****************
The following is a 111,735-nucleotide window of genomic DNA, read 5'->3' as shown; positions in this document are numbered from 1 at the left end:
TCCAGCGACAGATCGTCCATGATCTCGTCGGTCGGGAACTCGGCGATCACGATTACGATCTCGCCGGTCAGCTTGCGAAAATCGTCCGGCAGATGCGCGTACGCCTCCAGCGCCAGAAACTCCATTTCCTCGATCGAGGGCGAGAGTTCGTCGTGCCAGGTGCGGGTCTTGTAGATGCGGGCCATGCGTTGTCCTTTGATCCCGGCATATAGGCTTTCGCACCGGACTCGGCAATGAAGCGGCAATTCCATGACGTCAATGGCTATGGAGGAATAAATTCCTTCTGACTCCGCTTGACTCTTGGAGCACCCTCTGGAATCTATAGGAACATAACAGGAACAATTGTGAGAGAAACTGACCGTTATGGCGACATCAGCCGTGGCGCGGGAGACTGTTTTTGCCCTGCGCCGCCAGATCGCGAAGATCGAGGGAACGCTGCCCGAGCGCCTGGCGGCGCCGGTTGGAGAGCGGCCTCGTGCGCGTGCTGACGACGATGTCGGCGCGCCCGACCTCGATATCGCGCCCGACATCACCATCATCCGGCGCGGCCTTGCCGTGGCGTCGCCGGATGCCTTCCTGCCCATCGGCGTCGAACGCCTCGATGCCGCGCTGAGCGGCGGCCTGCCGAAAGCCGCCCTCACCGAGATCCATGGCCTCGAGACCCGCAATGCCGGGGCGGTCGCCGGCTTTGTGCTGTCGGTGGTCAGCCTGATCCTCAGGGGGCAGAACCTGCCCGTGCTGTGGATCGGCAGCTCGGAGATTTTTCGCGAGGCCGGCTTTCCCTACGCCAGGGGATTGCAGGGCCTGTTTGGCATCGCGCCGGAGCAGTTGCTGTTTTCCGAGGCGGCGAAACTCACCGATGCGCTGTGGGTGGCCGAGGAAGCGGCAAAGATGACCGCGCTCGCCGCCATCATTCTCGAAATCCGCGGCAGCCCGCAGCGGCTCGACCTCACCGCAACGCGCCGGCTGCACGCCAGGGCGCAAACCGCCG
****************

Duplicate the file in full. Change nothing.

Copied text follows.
The following is a 111,735-nucleotide window of genomic DNA, read 5'->3' as shown; positions in this document are numbered from 1 at the left end:
TCCAGCGACAGATCGTCCATGATCTCGTCGGTCGGGAACTCGGCGATCACGATTACGATCTCGCCGGTCAGCTTGCGAAAATCGTCCGGCAGATGCGCGTACGCCTCCAGCGCCAGAAACTCCATTTCCTCGATCGAGGGCGAGAGTTCGTCGTGCCAGGTGCGGGTCTTGTAGATGCGGGCCATGCGTTGTCCTTTGATCCCGGCATATAGGCTTTCGCACCGGACTCGGCAATGAAGCGGCAATTCCATGACGTCAATGGCTATGGAGGAATAAATTCCTTCTGACTCCGCTTGACTCTTGGAGCACCCTCTGGAATCTATAGGAACATAACAGGAACAATTGTGAGAGAAACTGACCGTTATGGCGACATCAGCCGTGGCGCGGGAGACTGTTTTTGCCCTGCGCCGCCAGATCGCGAAGATCGAGGGAACGCTGCCCGAGCGCCTGGCGGCGCCGGTTGGAGAGCGGCCTCGTGCGCGTGCTGACGACGATGTCGGCGCGCCCGACCTCGATATCGCGCCCGACATCACCATCATCCGGCGCGGCCTTGCCGTGGCGTCGCCGGATGCCTTCCTGCCCATCGGCGTCGAACGCCTCGATGCCGCGCTGAGCGGCGGCCTGCCGAAAGCCGCCCTCACCGAGATCCATGGCCTCGAGACCCGCAATGCCGGGGCGGTCGCCGGCTTTGTGCTGTCGGTGGTCAGCCTGATCCTCAGGGGGCAGAACCTGCCCGTGCTGTGGATCGGCAGCTCGGAGATTTTTCGCGAGGCCGGCTTTCCCTACGCCAGGGGATTGCAGGGCCTGTTTGGCATCGCGCCGGAGCAGTTGCTGTTTTCCGAGGCGGCGAAACTCACCGATGCGCTGTGGGTGGCCGAGGAAGCGGCAAAGATGACCGCGCTCGCCGCCATCATTCTCGAAATCCGCGGCAGCCCGCAGCGGCTCGACCTCACCGCAACGCGCCGGCTGCACGCCAGGGCGCAAACCGCCG